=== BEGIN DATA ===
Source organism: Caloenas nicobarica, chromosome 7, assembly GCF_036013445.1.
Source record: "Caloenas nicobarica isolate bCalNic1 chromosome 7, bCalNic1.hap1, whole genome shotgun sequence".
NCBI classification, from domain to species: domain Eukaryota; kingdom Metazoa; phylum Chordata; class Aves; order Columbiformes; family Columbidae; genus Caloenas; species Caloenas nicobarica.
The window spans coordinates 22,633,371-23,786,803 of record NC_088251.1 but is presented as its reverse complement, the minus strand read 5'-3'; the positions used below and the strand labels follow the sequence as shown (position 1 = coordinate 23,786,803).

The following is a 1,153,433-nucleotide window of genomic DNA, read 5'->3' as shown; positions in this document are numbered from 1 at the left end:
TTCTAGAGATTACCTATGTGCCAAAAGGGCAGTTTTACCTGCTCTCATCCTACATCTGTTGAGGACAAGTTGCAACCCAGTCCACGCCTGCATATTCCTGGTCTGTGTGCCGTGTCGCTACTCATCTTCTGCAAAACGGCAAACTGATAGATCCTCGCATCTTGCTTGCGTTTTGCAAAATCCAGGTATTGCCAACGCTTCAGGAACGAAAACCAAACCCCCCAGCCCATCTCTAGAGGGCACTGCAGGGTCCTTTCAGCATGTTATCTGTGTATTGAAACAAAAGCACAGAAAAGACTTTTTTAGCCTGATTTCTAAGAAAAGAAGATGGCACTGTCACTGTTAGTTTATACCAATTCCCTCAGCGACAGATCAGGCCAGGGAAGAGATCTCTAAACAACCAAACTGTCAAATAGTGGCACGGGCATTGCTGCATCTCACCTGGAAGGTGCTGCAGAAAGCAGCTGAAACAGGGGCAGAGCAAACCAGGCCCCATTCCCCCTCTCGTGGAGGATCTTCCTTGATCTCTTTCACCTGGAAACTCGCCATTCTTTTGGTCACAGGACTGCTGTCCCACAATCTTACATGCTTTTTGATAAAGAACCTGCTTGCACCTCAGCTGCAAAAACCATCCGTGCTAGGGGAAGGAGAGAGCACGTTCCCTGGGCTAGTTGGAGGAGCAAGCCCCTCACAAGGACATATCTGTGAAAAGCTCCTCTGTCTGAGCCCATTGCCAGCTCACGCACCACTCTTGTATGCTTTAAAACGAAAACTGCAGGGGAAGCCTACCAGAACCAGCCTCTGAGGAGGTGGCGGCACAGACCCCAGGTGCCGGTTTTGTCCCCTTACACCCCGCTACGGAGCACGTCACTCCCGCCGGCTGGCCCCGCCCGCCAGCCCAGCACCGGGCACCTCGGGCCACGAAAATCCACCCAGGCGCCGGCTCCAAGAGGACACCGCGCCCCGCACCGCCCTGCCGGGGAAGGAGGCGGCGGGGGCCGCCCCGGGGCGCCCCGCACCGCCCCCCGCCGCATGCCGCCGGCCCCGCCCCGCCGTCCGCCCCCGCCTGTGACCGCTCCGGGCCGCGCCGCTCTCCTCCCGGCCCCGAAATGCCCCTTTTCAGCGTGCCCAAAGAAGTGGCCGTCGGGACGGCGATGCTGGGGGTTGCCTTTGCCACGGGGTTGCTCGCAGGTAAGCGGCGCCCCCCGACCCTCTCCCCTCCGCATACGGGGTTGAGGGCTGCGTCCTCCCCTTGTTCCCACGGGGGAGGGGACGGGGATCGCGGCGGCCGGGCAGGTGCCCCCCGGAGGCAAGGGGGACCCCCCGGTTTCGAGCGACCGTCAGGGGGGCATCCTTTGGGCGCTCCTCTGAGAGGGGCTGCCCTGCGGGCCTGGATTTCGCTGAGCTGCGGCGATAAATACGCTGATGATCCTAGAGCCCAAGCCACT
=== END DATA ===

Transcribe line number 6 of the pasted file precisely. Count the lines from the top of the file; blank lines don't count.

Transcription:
TTCTAGAGATTACCTATGTGCCAAAAGGGCAGTTTTACCTGCTCTCATCCTACATCTGTTGAGGACAAGTTGCAACCCAGTCCACGCCTGCATATTCCTGGTCTGTGTGCCGTGTCGCTACTCATCTTCTGCAAAACGGCAAACTGATAGATCCTCGCATCTTGCTTGCGTTTTGCAAAATCCAGGTATTGCCAACGCTTCAGGAACGAAAACCAAACCCCCCAGCCCATCTCTAGAGGGCACTGCAGGGTCCTTTCAGCATGTTATCTGTGTATTGAAACAAAAGCACAGAAAAGACTTTTTTAGCCTGATTTCTAAGAAAAGAAGATGGCACTGTCACTGTTAGTTTATACCAATTCCCTCAGCGACAGATCAGGCCAGGGAAGAGATCTCTAAACAACCAAACTGTCAAATAGTGGCACGGGCATTGCTGCATCTCACCTGGAAGGTGCTGCAGAAAGCAGCTGAAACAGGGGCAGAGCAAACCAGGCCCCATTCCCCCTCTCGTGGAGGATCTTCCTTGATCTCTTTCACCTGGAAACTCGCCATTCTTTTGGTCACAGGACTGCTGTCCCACAATCTTACATGCTTTTTGATAAAGAACCTGCTTGCACCTCAGCTGCAAAAACCATCCGTGCTAGGGGAAGGAGAGAGCACGTTCCCTGGGCTAGTTGGAGGAGCAAGCCCCTCACAAGGACATATCTGTGAAAAGCTCCTCTGTCTGAGCCCATTGCCAGCTCACGCACCACTCTTGTATGCTTTAAAACGAAAACTGCAGGGGAAGCCTACCAGAACCAGCCTCTGAGGAGGTGGCGGCACAGACCCCAGGTGCCGGTTTTGTCCCCTTACACCCCGCTACGGAGCACGTCACTCCCGCCGGCTGGCCCCGCCCGCCAGCCCAGCACCGGGCACCTCGGGCCACGAAAATCCACCCAGGCGCCGGCTCCAAGAGGACACCGCGCCCCGCACCGCCCTGCCGGGGAAGGAGGCGGCGGGGGCCGCCCCGGGGCGCCCCGCACCGCCCCCCGCCGCATGCCGCCGGCCCCGCCCCGCCGTCCGCCCCCGCCTGTGACCGCTCCGGGCCGCGCCGCTCTCCTCCCGGCCCCGAAATGCCCCTTTTCAGCGTGCCCAAAGAAGTGGCCGTCGGGACGGCGATGCTGGGGGTTGCCTTTGCCACGGGGTTGCTCGCAGGTAAGCGGCGCCCCCCGACCCTCTCCCCTCCGCATACGGGGTTGAGGGCTGCGTCCTCCCCTTGTTCCCACGGGGGAGGGGACGGGGATCGCGGCGGCCGGGCAGGTGCCCCCCGGAGGCAAGGGGGACCCCCCGGTTTCGAGCGACCGTCAGGGGGGCATCCTTTGGGCGCTCCTCTGAGAGGGGCTGCCCTGCGGGCCTGGATTTCGCTGAGCTGCGGCGATAAATACGCTGATGATCCTAGAGCCCAAGCCACT